The Senate on Wednesday voted down an amendment introduced by Sen. Rand Paul to repeal the 2001 Authorization for the Use of Military Force (AUMF) that was passed in the wake of the September 11 attacks to invade Afghanistan and is still used to justify wars today.
The bill didn’t come close to passing and failed in a vote of 9-86, with only four Republicans, four Democrats, and one Independent supporting the legislation. The vote came ahead of the Senate voting on a repeal of the 1991 and 2002 Iraq AUMFs, which is a symbolic move as the authorizations are not used to wage war today.
“Today, I offered the US Senate a chance to repeal the 9/11 2001 Authorization for War to reclaim our constitutional power and send a message to the world that we are a nation of peace,” Paul said in a statement after the 2001 AUMF vote.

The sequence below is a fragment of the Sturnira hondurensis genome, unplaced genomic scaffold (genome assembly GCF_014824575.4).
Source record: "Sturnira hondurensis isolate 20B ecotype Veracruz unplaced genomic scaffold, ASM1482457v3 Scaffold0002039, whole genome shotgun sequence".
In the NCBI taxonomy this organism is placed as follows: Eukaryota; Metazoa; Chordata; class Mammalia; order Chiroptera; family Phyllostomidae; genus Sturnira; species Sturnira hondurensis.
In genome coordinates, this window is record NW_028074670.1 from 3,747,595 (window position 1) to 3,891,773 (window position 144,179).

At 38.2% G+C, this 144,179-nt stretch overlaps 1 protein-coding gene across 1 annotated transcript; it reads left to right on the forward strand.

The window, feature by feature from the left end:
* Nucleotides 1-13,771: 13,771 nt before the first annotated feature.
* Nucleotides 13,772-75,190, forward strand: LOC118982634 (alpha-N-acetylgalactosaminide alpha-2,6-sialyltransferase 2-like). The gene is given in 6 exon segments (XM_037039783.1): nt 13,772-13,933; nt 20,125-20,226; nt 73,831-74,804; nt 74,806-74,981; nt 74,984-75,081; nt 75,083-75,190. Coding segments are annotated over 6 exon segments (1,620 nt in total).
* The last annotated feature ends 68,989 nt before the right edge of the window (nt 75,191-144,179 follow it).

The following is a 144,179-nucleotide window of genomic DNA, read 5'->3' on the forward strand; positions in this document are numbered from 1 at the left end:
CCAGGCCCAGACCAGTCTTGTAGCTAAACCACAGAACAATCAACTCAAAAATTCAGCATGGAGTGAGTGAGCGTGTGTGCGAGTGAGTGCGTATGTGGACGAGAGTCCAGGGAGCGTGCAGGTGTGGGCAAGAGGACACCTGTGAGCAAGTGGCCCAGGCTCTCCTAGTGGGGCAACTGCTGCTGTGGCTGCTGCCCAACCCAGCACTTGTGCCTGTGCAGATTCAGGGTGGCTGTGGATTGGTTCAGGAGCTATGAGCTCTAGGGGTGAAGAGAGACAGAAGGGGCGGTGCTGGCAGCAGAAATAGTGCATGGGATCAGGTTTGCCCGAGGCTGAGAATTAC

“Today, we should have risen above symbolism and repealed the 9/11 authorization for war and shown our respect for the Constitution, our fealty to the rule of law, and our sincere desire that peace, not perpetual war, be our legacy,” Paul added.
The 2001 AUMF is used today to justify the US occupation of Syria, US operations in Iraq, the war against al-Shabaab in Somalia, and other special operations across Africa. Most of the groups the US is fighting using the 2001 AUMF didn’t exist when the authorization became law.
Repealing the 1991 and 2002 AUMFs will not have any impact on US operations in the Middle East and Africa, as hawks in Congress have argued. President Biden has previously claimed Article II of the US Constitution as his authority to justify airstrikes against Shia militias in Iraq and Syria. During a debate in the Senate, Sen. Time Kaine (D-VA) said the president “has Article II power to defend against Iranian-backed militias in Iraq and is doing it every day.”